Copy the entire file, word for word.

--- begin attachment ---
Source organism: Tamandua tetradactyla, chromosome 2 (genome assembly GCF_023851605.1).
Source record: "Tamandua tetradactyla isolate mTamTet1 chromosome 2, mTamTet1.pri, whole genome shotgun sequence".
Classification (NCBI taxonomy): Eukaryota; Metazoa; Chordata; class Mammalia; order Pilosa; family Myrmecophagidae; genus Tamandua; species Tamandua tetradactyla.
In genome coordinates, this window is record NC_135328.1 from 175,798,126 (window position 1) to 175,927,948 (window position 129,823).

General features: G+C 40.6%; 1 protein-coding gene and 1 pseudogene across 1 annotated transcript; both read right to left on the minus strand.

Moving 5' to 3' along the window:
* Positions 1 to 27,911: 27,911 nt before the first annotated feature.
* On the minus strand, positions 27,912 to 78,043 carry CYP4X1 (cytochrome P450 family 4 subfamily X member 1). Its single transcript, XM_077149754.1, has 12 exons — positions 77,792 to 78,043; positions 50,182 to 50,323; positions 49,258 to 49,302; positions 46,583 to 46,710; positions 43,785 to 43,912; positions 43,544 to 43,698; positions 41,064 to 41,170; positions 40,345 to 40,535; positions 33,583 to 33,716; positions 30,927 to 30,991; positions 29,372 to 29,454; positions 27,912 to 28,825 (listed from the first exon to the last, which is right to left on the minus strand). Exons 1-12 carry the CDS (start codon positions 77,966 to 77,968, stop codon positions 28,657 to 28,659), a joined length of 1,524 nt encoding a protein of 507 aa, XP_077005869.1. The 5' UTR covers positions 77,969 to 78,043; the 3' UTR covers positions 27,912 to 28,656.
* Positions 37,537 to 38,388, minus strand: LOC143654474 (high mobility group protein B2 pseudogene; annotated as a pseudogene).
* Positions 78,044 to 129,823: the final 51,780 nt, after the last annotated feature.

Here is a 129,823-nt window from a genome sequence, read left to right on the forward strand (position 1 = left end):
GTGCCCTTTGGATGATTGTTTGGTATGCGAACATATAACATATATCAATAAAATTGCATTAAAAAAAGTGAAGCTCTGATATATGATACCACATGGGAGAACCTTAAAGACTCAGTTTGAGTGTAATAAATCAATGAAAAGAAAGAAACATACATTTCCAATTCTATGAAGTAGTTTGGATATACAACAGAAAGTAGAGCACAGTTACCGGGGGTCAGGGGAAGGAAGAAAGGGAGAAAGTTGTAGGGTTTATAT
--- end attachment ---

Source organism: Tamandua tetradactyla, chromosome 2 (genome assembly GCF_023851605.1).
Source record: "Tamandua tetradactyla isolate mTamTet1 chromosome 2, mTamTet1.pri, whole genome shotgun sequence".
Classification (NCBI taxonomy): Eukaryota; Metazoa; Chordata; class Mammalia; order Pilosa; family Myrmecophagidae; genus Tamandua; species Tamandua tetradactyla.
In genome coordinates, this window is record NC_135328.1 from 175,798,126 (window position 1) to 175,927,948 (window position 129,823).

General features: G+C 40.6%; 1 protein-coding gene and 1 pseudogene across 1 annotated transcript; both read right to left on the minus strand.

Moving 5' to 3' along the window:
* Positions 1 to 27,911: 27,911 nt before the first annotated feature.
* On the minus strand, positions 27,912 to 78,043 carry CYP4X1 (cytochrome P450 family 4 subfamily X member 1). Its single transcript, XM_077149754.1, has 12 exons — positions 77,792 to 78,043; positions 50,182 to 50,323; positions 49,258 to 49,302; positions 46,583 to 46,710; positions 43,785 to 43,912; positions 43,544 to 43,698; positions 41,064 to 41,170; positions 40,345 to 40,535; positions 33,583 to 33,716; positions 30,927 to 30,991; positions 29,372 to 29,454; positions 27,912 to 28,825 (listed from the first exon to the last, which is right to left on the minus strand). Exons 1-12 carry the CDS (start codon positions 77,966 to 77,968, stop codon positions 28,657 to 28,659), a joined length of 1,524 nt encoding a protein of 507 aa, XP_077005869.1. The 5' UTR covers positions 77,969 to 78,043; the 3' UTR covers positions 27,912 to 28,656.
* Positions 37,537 to 38,388, minus strand: LOC143654474 (high mobility group protein B2 pseudogene; annotated as a pseudogene).
* Positions 78,044 to 129,823: the final 51,780 nt, after the last annotated feature.

Here is a 129,823-nt window from a genome sequence, read left to right on the forward strand (position 1 = left end):
GTGCCCTTTGGATGATTGTTTGGTATGCGAACATATAACATATATCAATAAAATTGCATTAAAAAAAGTGAAGCTCTGATATATGATACCACATGGGAGAACCTTAAAGACTCAGTTTGAGTGTAATAAATCAATGAAAAGAAAGAAACATACATTTCCAATTCTATGAAGTAGTTTGGATATACAACAGAAAGTAGAGCACAGTTACCGGGGGTCAGGGGAAGGAAGAAAGGGAGAAAGTTGTAGGGTTTATAT